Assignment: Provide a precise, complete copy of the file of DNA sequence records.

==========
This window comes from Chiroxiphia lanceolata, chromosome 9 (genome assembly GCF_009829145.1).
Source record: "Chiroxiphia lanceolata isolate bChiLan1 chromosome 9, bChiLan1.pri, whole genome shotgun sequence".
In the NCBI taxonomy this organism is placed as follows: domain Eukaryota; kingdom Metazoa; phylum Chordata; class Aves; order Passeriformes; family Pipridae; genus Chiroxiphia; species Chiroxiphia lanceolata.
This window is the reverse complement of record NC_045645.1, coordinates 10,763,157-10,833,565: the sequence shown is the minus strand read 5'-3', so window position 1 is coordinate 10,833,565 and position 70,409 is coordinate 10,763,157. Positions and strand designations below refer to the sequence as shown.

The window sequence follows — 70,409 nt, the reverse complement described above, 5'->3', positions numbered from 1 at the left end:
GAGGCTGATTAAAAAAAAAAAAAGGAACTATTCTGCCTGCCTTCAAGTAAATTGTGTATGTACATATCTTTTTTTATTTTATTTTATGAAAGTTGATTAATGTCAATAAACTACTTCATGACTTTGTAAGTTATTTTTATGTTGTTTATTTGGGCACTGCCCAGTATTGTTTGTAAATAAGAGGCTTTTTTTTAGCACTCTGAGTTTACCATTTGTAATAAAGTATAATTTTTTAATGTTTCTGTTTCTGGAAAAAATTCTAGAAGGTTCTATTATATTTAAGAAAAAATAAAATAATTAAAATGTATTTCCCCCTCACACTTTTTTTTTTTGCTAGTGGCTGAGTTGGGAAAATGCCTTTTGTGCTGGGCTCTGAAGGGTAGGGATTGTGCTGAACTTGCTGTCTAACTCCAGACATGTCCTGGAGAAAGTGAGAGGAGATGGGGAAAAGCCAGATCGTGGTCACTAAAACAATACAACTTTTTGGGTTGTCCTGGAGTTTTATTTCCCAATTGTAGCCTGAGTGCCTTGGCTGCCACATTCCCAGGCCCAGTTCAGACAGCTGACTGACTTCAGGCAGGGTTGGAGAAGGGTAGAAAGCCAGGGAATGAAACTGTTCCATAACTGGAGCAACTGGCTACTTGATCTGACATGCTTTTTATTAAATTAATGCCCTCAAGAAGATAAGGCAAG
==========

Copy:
This window comes from Chiroxiphia lanceolata, chromosome 9 (genome assembly GCF_009829145.1).
Source record: "Chiroxiphia lanceolata isolate bChiLan1 chromosome 9, bChiLan1.pri, whole genome shotgun sequence".
In the NCBI taxonomy this organism is placed as follows: domain Eukaryota; kingdom Metazoa; phylum Chordata; class Aves; order Passeriformes; family Pipridae; genus Chiroxiphia; species Chiroxiphia lanceolata.
This window is the reverse complement of record NC_045645.1, coordinates 10,763,157-10,833,565: the sequence shown is the minus strand read 5'-3', so window position 1 is coordinate 10,833,565 and position 70,409 is coordinate 10,763,157. Positions and strand designations below refer to the sequence as shown.

The window sequence follows — 70,409 nt, the reverse complement described above, 5'->3', positions numbered from 1 at the left end:
GAGGCTGATTAAAAAAAAAAAAAGGAACTATTCTGCCTGCCTTCAAGTAAATTGTGTATGTACATATCTTTTTTTATTTTATTTTATGAAAGTTGATTAATGTCAATAAACTACTTCATGACTTTGTAAGTTATTTTTATGTTGTTTATTTGGGCACTGCCCAGTATTGTTTGTAAATAAGAGGCTTTTTTTTAGCACTCTGAGTTTACCATTTGTAATAAAGTATAATTTTTTAATGTTTCTGTTTCTGGAAAAAATTCTAGAAGGTTCTATTATATTTAAGAAAAAATAAAATAATTAAAATGTATTTCCCCCTCACACTTTTTTTTTTTGCTAGTGGCTGAGTTGGGAAAATGCCTTTTGTGCTGGGCTCTGAAGGGTAGGGATTGTGCTGAACTTGCTGTCTAACTCCAGACATGTCCTGGAGAAAGTGAGAGGAGATGGGGAAAAGCCAGATCGTGGTCACTAAAACAATACAACTTTTTGGGTTGTCCTGGAGTTTTATTTCCCAATTGTAGCCTGAGTGCCTTGGCTGCCACATTCCCAGGCCCAGTTCAGACAGCTGACTGACTTCAGGCAGGGTTGGAGAAGGGTAGAAAGCCAGGGAATGAAACTGTTCCATAACTGGAGCAACTGGCTACTTGATCTGACATGCTTTTTATTAAATTAATGCCCTCAAGAAGATAAGGCAAG